The final vindication of the Covenanting resistance was the outcome of the “Glorious Revolution” of 1688 – here Galt has Gilhaize believe in the false propaganda that a man child was palmed off on the nation as the lawful son of James VII (and II,) known to Covenanters as “the Tyrant,” and his papistical wife – which secured the Protestant ascendancy in the form of William and Mary.

Two hundred year-old fiction is problematic for the modern reader at any time – patterns of language have changed, writers no longer need to pad out stories to reach a required word count, sentences tend to be less laboriously constructed – but the remoteness here is compounded by the dense nature of the history, the numbers of historical figures, the intensity of the religious discourse. Throughout, the book rings with Biblical imagery and allusions.

Though in their particulars its concerns have now passed into history in Scotland (except for their remnants being attached to a certain football rivalry) Ringan Gilhaize, as an examination of the mindset of the religious zealot, the firm believer in a higher calling, is salutary, and still has resonance for the present day. I’m glad I read it even if the prose does not always flow as smoothly as I might have wished.

Pedant’s corner:- In the Introduction; “worthy the attention” (worthy of the attention, or, worth the attention.) Otherwise: “the Earl of Angus’ house” (Angus’s,) St Giles’ kirkyard (St Giles’s,) her Highness’ presence (Highness’s.) “When she heard the voice or anyone talking in the street” (the voice of anyone talking,) juncutre (juncture,) a capital letter in the middle of a sentence (this may have been to signify a spoken phrase immediately after it; but that was followed by an opening quotation mark to signal the speech’s continuation,) thougt (thought.) In the Notes; divive (divine.)

Bookshelf Travelling for Insane Times – Lewis Grassic Gibbon

This will be my final entry for Judith’s meme now collated by Katrina.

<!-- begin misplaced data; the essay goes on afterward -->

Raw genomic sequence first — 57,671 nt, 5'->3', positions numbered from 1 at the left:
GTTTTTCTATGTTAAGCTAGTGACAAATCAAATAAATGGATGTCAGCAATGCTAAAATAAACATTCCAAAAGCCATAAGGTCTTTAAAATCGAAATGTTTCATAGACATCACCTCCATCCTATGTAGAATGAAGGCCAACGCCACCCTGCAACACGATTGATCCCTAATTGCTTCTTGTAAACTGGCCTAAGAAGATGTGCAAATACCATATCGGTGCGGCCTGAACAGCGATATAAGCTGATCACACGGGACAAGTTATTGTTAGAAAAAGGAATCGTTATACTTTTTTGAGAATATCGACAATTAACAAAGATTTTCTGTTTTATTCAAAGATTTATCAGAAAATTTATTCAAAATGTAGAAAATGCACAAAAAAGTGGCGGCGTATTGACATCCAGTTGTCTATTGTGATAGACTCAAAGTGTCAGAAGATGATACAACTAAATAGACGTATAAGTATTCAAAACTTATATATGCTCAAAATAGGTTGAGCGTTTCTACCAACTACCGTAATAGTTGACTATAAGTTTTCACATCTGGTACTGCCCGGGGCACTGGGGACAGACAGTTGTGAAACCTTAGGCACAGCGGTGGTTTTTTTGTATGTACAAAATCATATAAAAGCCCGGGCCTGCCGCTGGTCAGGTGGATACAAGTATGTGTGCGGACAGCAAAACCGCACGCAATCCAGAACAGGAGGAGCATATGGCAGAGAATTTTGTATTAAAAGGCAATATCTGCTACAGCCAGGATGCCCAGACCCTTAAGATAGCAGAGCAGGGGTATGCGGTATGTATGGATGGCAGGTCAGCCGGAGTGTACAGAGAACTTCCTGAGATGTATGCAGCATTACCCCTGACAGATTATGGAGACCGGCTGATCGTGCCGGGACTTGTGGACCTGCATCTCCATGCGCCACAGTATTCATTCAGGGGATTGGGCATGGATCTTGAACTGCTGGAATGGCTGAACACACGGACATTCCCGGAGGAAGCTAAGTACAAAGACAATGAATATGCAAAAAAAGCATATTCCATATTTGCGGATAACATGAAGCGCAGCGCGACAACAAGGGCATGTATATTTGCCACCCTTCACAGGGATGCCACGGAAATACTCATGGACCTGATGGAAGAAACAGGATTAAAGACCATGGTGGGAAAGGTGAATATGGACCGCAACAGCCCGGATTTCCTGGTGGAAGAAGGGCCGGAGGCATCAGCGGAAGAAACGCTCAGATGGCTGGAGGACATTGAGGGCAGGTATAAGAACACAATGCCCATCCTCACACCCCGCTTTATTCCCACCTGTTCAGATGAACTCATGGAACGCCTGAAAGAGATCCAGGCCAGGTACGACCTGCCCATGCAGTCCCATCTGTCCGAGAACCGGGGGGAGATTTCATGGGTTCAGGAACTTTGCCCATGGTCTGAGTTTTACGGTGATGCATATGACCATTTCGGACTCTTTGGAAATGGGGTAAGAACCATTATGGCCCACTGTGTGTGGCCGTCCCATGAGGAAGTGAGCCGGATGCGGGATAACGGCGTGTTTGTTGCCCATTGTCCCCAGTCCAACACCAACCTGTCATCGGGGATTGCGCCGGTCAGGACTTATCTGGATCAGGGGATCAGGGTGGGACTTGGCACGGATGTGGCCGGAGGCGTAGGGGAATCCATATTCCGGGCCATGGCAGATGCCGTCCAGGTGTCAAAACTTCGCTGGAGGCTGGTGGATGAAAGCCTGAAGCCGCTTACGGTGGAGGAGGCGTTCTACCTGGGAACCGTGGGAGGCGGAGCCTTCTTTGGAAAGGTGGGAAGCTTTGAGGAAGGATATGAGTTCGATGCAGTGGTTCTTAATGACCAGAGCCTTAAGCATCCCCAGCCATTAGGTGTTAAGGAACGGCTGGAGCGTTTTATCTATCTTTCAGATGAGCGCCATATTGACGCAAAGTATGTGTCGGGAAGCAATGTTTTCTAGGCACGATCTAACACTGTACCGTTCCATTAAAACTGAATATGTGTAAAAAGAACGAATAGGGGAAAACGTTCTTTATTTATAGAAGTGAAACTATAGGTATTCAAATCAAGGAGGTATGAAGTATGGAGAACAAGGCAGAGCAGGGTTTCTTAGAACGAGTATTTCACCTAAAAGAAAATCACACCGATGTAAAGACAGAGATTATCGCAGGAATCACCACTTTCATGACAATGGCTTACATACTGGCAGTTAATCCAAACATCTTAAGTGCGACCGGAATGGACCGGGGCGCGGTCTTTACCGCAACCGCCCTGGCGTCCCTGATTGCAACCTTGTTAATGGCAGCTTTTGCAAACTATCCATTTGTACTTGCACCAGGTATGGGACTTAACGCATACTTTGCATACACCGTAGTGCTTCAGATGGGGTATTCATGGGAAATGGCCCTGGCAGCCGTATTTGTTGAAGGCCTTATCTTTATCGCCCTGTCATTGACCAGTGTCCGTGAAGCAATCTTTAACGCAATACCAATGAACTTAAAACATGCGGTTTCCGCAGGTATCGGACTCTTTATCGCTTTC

This one concentrates on Scotland’s best writer of the twentieth century; J Leslie Mitchell, better known as Lewis Grassic Gibbon.

Boks by Lewis Grassic Gibbon

Here you’ll find his classic A Scots Quair, whose first instalment, Sunset Song, is the best Scottish novel of the past 150 years plus.

Also present are his two Science Fiction novels Three Go Back and Gay Hunter, his historical novel Spartacus, two other novels, two collections of shorter stories and a history book, Nine Against the Unknown, recounting the voyages of various explorers.

Another collection of his shorter fiction Smeddum is on my tbr pile as is A Scots Hairst, which contains non-fiction pieces.

Queens’ Play by Dorothy Dunnett

Vintage, 1997, 436 p, plus i p Foreword by the Author, ip Contents, iv p list of Characters, ii p map of France.

 Queens’ Play cover

This is the second in the author’s “legendary” (according to the cover) Lymond Chronicles, of which I read the first, The Game of Kings, in 2017. In this instalment our hero is engaged by Mary of Guise to travel incognito to the court of Henri II of France – where her seven-year-old daughter Mary, Queen of Scots, is being brought up and educated to be a wife for the Dauphin (and hence to unite the crowns of France, Scotland – and, in the fullness of time Ireland) – in order to keep her informed of any intrigue she might otherwise miss. Lymond travels disguised as Thady Boy Ballagh, ollave (a kind of high-grade factotum of learning, “professor, singer, poet, all in the one”) to Irishman, Phelim O’LiamRoe, Prince of Barrow and lord of the Slieve Bloom.

From the outset things do not go smoothly, the ship they are sailing in is rammed – apparently by accident but in reality not so – just before landfall. Someone has mistaken O’LiamRoe for Lymond and trying to kill him. O’LiamRoe’s first meeting with Henri is also blighted by him being given the misinformation he is actually to meet a look-alike.

As Thady Boy, Lymond makes his impression on the court; not least in a roof-running race similar to parkour (but obviously centuries before that became a well-known thing.) There is as much of the said intrigue – not to mention skulduggery – as you could wish, with numerous attempts on the young Queen Mary’s life thwarted in various ways. Lymond’s clever-dickery is not quite as to the fore as in The Game of Kings but Dunnett’s fondness for unusual words – habromaniac, hispid, branle, cangs, gregale – is again in evidence.

It’s all readable enough but at times a little too convoluted.

Pedant’s corner:- focussed (focused,) hiccough (several times. That spelling is a misattribution; the word is spelled hiccup,) Callimachus’ (Callimachus’s,) unfocussed (x 3, unfocused,) O’Li mRoe (O’LiamRoe,) StAndre (St André,) span (spun, used later,) “hearking back” (harking,) a comma at the end of a piece of direct speech, Empedocles’ (Empedocles’s,) paradisaical, (paradisiacal?) serendade (serenade?) sunk (sank,) “that closed the back of this throat” (of his throat,) appalls (appals,) shrunk (shrank,) “‘Thinking death the only division. I could not imagine …. ever so insulting you’” (no full stop after division.) “She studdied him” (studied,) “knees akimbo” (it is very difficult indeed to rest a leg upon its own hip, never mind both of them. Okay, I know people use it to mean limbs splayed out but bent inward,) “black cloth of gold” (if it’s cloth of gold it can’t be black,) “no on touched him” (no one, better still, no-one.)